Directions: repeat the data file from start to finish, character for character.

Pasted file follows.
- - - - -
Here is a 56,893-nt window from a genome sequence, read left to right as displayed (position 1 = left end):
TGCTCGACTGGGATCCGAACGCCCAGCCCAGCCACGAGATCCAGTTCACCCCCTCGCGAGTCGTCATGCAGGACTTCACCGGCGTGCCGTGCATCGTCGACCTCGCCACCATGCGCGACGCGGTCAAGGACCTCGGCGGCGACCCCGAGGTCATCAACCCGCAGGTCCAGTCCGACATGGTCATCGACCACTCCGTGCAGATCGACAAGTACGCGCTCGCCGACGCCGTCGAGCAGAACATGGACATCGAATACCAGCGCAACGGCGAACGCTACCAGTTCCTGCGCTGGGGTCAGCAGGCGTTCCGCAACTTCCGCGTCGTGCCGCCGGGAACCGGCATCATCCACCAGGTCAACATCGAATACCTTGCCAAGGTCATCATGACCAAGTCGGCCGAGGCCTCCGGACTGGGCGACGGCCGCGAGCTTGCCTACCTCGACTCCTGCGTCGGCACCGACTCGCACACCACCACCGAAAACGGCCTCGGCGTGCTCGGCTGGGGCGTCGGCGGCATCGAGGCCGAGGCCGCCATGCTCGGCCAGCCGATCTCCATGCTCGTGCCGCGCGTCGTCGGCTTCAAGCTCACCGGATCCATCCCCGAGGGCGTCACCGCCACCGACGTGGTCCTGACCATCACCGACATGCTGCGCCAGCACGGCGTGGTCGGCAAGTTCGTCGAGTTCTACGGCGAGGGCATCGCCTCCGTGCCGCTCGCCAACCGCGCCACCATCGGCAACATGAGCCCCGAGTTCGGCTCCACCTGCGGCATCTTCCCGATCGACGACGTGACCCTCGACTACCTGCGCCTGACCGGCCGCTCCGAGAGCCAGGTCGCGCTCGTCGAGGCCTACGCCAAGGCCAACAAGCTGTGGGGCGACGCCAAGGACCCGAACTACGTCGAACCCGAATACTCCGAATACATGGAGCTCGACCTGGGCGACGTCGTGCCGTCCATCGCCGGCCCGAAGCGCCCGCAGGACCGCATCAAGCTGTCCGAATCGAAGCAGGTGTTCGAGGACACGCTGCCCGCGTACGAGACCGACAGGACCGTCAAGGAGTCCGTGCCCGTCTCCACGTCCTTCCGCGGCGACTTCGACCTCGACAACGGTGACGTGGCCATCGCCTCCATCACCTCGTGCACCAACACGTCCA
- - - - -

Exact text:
Here is a 56,893-nt window from a genome sequence, read left to right as displayed (position 1 = left end):
TGCTCGACTGGGATCCGAACGCCCAGCCCAGCCACGAGATCCAGTTCACCCCCTCGCGAGTCGTCATGCAGGACTTCACCGGCGTGCCGTGCATCGTCGACCTCGCCACCATGCGCGACGCGGTCAAGGACCTCGGCGGCGACCCCGAGGTCATCAACCCGCAGGTCCAGTCCGACATGGTCATCGACCACTCCGTGCAGATCGACAAGTACGCGCTCGCCGACGCCGTCGAGCAGAACATGGACATCGAATACCAGCGCAACGGCGAACGCTACCAGTTCCTGCGCTGGGGTCAGCAGGCGTTCCGCAACTTCCGCGTCGTGCCGCCGGGAACCGGCATCATCCACCAGGTCAACATCGAATACCTTGCCAAGGTCATCATGACCAAGTCGGCCGAGGCCTCCGGACTGGGCGACGGCCGCGAGCTTGCCTACCTCGACTCCTGCGTCGGCACCGACTCGCACACCACCACCGAAAACGGCCTCGGCGTGCTCGGCTGGGGCGTCGGCGGCATCGAGGCCGAGGCCGCCATGCTCGGCCAGCCGATCTCCATGCTCGTGCCGCGCGTCGTCGGCTTCAAGCTCACCGGATCCATCCCCGAGGGCGTCACCGCCACCGACGTGGTCCTGACCATCACCGACATGCTGCGCCAGCACGGCGTGGTCGGCAAGTTCGTCGAGTTCTACGGCGAGGGCATCGCCTCCGTGCCGCTCGCCAACCGCGCCACCATCGGCAACATGAGCCCCGAGTTCGGCTCCACCTGCGGCATCTTCCCGATCGACGACGTGACCCTCGACTACCTGCGCCTGACCGGCCGCTCCGAGAGCCAGGTCGCGCTCGTCGAGGCCTACGCCAAGGCCAACAAGCTGTGGGGCGACGCCAAGGACCCGAACTACGTCGAACCCGAATACTCCGAATACATGGAGCTCGACCTGGGCGACGTCGTGCCGTCCATCGCCGGCCCGAAGCGCCCGCAGGACCGCATCAAGCTGTCCGAATCGAAGCAGGTGTTCGAGGACACGCTGCCCGCGTACGAGACCGACAGGACCGTCAAGGAGTCCGTGCCCGTCTCCACGTCCTTCCGCGGCGACTTCGACCTCGACAACGGTGACGTGGCCATCGCCTCCATCACCTCGTGCACCAACACGTCCA